coderrr

February 21, 2009

Ridiculous ruby meta programming hack

Filed under: bug, patch, ruby, security — Tags: , , , — coderrr @ 2:55 pm

Ruby 1.8.6 has a bug where Dir.glob will glob on a tainted string in $SAFE level 3 or 4 without raising a SecurityError as would be expected. You can see this from the following code:

lambda { $SAFE = 4; Dir.glob('/**') }.call # raises SecurityError
lambda { $SAFE = 4; Dir.glob(['/**']) }.call # => [ ... files ... ]

So I set out to fix this with pure ruby… and it ended up requiring some really crazy stuff. I’ll first show what I ended up with, then go through and explain why:

class Dir
  class << self
    safe_level_password = File.open('/dev/urandom','r'){|f| f.read(10000) }
 
    m = Dir.method(:glob)
    define_method :glob do |password, safe, *args|
      raise SecurityError if safe_level_password != password
      $SAFE = safe
      args.flatten!
 
      # pass along glob opts
      opts = args.last.is_a?(Fixnum) ? args.pop : []
 
      args.flatten.map do |arg|
        m.call(arg, *opts)
      end.flatten
    end
 
    eval %{
      alias safe_glob glob
      def glob(*a)
        safe_glob(#{safe_level_password.inspect}, $SAFE, *a)
      end
    }
  end
end
 
# freeze Dir so that no one can redefine safe_glob* to catch password
Dir.freeze

So first things first. The simple way to fix this bug is to alias glob, iterate over the array passed to the new glob and then call the original glob with one argument at a time, since we know it correctly checks taint with only one argument.

But wait, if we alias the original method then someone could still access the original and pass it an array. So we have to use a “secure” version of alias method chaining. Essentially, we capture the method object of the original method in the local scope, then we use define_method to overwrite the original method name with our new implementation and call the original method object which we have ‘closed’ over. This allows us access to the original method while preventing anyone else from doing so.

But there’s another problem. $SAFE levels are captured in blocks just as local variables. This means our define_method version of glob will always run at the $SAFE level it was defined in, namely $SAFE level 0. Meaning if you call Dir.glob from a $SAFE level 4 it will still get executed at level 0. This is of course the exact opposite of what we want. We are in a worse position now than before. Now we could call Dir.glob with a single tainted parameter and it would work.

How do we fix this? We need to use def to define the method so that the current $SAFE level 0 isn’t captured. Instead $SAFE will reflect the $SAFE level of the caller. But if we use def we can’t use the secure alias method technique.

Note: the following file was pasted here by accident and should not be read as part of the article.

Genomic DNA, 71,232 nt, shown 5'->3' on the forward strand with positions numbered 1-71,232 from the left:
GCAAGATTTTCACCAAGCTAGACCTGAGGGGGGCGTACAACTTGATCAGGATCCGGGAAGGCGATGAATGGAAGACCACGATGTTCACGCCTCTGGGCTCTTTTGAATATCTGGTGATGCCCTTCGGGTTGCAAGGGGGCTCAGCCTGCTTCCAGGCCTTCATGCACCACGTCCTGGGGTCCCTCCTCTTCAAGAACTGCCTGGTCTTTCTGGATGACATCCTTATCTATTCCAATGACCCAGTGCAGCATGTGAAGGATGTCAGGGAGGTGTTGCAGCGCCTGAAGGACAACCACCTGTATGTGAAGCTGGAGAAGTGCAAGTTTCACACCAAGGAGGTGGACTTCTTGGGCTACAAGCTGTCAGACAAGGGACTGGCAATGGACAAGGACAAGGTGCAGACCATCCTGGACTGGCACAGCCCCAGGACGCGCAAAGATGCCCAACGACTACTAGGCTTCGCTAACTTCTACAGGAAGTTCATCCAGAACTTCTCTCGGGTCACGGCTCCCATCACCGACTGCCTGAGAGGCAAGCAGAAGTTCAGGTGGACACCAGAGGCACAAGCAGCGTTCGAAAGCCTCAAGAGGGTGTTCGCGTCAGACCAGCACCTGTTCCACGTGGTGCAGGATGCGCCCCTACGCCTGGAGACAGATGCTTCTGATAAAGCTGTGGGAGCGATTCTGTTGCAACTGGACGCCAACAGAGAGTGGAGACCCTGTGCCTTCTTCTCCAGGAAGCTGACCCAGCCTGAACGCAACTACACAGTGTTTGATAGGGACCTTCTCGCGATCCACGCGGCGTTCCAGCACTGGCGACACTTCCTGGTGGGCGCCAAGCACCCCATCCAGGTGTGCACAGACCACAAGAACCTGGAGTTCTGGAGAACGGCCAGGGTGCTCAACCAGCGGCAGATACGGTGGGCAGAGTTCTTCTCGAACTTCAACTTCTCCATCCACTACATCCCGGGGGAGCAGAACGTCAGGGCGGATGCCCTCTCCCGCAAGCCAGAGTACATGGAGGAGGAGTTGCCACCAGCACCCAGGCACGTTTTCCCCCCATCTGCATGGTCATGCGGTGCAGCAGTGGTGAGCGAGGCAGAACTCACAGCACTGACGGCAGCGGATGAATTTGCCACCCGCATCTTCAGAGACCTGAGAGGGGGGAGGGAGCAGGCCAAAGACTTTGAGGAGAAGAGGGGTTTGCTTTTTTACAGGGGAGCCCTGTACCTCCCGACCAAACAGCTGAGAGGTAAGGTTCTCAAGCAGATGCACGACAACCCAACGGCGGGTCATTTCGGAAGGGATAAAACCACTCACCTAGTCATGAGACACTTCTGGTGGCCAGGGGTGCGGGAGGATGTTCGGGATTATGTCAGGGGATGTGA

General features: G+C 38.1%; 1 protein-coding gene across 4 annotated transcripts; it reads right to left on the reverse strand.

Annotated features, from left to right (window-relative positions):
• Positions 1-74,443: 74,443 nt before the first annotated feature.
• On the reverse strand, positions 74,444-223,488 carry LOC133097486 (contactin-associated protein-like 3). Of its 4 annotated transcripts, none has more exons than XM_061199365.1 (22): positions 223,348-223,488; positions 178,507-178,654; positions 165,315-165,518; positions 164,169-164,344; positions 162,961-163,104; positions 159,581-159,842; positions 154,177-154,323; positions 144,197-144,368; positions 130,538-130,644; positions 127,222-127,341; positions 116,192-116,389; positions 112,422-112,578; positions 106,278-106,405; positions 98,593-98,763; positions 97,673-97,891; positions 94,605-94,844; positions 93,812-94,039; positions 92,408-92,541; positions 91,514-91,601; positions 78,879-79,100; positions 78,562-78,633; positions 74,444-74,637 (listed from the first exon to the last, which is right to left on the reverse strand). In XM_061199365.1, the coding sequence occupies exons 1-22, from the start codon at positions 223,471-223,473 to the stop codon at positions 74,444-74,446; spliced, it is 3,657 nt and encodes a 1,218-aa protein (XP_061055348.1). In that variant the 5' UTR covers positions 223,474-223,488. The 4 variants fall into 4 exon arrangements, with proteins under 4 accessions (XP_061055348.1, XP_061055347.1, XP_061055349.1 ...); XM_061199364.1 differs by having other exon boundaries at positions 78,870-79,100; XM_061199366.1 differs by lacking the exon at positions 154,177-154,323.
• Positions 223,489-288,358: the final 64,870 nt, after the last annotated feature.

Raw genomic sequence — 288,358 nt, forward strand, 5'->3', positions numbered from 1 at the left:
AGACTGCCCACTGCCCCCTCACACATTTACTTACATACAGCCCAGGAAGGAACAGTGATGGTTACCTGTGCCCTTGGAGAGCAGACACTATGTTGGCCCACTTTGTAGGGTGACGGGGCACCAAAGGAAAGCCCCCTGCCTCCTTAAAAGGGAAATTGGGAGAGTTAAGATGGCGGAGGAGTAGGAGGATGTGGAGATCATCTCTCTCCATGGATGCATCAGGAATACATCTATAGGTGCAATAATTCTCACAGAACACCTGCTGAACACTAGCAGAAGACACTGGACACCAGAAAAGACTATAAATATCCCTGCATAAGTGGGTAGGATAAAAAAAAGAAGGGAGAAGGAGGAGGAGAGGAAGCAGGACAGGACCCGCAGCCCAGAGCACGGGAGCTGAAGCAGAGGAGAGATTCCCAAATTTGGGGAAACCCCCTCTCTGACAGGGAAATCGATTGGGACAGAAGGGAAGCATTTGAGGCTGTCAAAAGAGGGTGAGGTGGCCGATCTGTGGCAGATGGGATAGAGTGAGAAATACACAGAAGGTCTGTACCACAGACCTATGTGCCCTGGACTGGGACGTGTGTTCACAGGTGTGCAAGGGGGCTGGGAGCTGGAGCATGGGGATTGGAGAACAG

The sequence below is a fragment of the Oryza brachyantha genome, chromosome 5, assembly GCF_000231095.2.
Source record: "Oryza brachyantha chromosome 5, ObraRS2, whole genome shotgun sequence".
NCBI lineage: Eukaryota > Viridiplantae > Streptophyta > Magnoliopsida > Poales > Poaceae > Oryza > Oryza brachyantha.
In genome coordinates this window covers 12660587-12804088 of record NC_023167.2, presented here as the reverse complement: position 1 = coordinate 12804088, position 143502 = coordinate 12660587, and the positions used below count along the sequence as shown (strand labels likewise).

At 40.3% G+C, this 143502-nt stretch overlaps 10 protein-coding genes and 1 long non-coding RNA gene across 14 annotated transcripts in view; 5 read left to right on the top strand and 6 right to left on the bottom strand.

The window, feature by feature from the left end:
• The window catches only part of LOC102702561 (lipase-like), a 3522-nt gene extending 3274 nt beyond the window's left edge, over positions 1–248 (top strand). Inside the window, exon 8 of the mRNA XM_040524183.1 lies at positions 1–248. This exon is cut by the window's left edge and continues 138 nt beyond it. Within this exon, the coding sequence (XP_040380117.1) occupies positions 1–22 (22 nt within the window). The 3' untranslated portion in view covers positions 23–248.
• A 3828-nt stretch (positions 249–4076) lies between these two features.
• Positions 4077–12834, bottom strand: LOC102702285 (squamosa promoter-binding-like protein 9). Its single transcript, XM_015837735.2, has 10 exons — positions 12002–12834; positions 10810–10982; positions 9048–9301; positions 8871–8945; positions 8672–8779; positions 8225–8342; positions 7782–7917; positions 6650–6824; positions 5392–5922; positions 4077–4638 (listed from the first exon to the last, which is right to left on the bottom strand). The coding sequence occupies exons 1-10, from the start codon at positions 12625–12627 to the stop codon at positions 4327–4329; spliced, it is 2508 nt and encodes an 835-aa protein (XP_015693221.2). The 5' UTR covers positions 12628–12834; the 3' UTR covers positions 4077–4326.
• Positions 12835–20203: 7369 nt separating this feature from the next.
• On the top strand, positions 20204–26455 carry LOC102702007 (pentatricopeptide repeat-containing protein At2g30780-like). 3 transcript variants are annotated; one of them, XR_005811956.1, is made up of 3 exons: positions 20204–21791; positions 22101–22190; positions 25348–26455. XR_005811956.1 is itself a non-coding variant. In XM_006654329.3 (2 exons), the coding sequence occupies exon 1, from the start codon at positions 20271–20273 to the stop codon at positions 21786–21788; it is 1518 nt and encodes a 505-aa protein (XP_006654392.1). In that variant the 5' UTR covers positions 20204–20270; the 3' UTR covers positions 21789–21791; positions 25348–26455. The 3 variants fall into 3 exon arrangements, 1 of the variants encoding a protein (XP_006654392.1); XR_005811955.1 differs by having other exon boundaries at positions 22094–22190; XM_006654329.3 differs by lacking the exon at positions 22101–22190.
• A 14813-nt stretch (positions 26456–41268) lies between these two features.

One option is to have the define_method version set the $SAFE level explicitly before calling glob. But then we run into the issue of how to know what to set it to? There is no way of determining the $SAFE level of the caller without explicitly passing it in.

Ok, so what if we def a method which then calls the define_method method and passes its $SAFE level as an argument? Well then the problem is how do you give the def method access to the define_method method without giving other evil code access to the define_method method as well. Because then that evil code could just lie and pass a level of 0.

This is the crazy part. The way to prevent the evil method from executing the define_method method is to use a password!

Both the def and define_method methods can share a secret which is only available in the local scope where they are defined. Since the password is only a string we can use eval to create the def method and insert the password into it. As long as the define_method method verifies the secret is correct before continuing we can be sure the only method able to call it is the def method.

I never thought I’d be sharing a secret between methods. I know this is a big house of cards. Can anyone figure out how to make it tumble? Or a better way to fix the glob bug (without C).

And yes, you must also do the same for Dir.[] but I left it out for sake of brevity.

BTW, here’s the patch if you actually care enough to recompile:

--- dir.c.orig	2009-02-21 21:49:09.000000000
+++ dir.c	2009-02-21 21:49:38.000000000
@@ -1659,7 +1659,7 @@
     for (i = 0; i < argc; ++i) {
 	int status;
 	VALUE str = argv[i];
-	StringValue(str);
+	SafeStringValue(str);
 	status = push_glob(ary, RSTRING(str)->ptr, flags);
 	if (status) GLOB_JUMP_TAG(status);
     }

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